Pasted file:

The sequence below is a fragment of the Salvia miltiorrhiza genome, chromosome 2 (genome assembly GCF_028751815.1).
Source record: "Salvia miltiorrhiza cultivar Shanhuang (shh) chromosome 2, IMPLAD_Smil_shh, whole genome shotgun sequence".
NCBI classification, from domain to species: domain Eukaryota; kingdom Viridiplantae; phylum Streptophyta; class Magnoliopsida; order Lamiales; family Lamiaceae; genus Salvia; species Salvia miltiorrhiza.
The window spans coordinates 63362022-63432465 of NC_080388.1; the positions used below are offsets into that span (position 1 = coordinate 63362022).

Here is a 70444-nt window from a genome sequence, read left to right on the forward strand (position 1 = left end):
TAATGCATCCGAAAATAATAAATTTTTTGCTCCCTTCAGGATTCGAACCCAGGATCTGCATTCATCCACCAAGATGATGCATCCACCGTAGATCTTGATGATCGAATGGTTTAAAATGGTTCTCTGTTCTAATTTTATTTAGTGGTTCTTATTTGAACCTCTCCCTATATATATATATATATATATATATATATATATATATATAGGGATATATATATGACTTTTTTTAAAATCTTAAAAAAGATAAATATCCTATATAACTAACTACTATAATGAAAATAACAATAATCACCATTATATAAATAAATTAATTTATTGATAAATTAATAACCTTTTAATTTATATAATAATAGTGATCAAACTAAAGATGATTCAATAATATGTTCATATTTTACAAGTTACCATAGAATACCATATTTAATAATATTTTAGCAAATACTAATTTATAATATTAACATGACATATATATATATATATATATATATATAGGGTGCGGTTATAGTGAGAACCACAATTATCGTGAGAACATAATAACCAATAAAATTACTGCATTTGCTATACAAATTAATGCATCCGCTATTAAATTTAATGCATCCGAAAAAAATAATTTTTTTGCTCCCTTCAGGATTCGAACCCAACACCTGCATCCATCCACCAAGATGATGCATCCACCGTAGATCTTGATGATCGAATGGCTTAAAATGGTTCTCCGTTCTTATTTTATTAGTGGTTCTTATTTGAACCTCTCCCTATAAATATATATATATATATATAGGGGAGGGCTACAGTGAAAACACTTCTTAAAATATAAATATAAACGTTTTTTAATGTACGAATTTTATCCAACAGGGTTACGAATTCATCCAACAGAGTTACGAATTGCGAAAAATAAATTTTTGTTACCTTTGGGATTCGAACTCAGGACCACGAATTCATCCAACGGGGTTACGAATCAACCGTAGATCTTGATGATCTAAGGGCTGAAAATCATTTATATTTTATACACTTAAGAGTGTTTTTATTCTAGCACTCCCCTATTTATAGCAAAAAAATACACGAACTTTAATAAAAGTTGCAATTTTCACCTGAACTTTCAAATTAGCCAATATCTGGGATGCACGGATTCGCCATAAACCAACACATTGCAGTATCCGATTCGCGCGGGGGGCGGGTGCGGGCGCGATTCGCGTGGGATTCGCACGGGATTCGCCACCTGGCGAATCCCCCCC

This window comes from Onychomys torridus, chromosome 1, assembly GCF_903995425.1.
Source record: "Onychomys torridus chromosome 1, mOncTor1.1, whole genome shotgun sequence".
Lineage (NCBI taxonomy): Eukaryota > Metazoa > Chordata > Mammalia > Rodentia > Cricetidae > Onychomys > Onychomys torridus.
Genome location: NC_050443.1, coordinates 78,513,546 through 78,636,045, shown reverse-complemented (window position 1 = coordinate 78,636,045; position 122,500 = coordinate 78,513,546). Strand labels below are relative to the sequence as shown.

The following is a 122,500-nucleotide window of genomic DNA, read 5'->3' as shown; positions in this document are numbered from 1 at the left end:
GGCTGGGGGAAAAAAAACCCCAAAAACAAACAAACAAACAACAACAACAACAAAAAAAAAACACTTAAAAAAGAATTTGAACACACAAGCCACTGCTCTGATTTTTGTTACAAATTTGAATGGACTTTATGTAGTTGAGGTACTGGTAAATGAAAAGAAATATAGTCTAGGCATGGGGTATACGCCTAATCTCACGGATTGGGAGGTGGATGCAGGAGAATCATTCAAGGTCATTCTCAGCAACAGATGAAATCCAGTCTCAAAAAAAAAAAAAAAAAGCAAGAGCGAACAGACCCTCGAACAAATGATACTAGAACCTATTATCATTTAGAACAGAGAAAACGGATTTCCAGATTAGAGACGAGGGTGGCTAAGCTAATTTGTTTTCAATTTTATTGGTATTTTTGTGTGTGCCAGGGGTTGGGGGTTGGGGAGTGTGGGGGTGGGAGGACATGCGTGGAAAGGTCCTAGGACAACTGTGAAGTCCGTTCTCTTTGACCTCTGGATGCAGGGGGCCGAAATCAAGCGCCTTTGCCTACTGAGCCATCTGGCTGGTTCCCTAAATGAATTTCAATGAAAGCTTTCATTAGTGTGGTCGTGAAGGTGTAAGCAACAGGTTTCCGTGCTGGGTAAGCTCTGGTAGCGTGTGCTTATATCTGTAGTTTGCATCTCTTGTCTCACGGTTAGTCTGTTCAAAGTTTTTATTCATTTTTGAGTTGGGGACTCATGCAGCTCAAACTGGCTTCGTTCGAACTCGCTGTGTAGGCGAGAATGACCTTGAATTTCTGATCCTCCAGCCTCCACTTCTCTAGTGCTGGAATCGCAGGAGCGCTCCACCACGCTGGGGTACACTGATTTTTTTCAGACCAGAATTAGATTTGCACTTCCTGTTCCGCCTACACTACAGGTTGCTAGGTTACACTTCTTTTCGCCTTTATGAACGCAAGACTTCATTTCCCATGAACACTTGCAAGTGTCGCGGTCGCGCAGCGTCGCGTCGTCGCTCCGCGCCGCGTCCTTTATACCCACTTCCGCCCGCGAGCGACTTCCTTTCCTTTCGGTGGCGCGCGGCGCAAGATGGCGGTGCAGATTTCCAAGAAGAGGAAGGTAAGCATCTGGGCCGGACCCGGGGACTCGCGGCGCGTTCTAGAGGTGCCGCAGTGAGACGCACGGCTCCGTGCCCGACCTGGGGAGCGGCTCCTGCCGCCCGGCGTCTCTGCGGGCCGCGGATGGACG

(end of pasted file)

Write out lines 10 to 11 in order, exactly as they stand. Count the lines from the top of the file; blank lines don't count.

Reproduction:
Genome location: NC_050443.1, coordinates 78,513,546 through 78,636,045, shown reverse-complemented (window position 1 = coordinate 78,636,045; position 122,500 = coordinate 78,513,546). Strand labels below are relative to the sequence as shown.

The following is a 122,500-nucleotide window of genomic DNA, read 5'->3' as shown; positions in this document are numbered from 1 at the left end: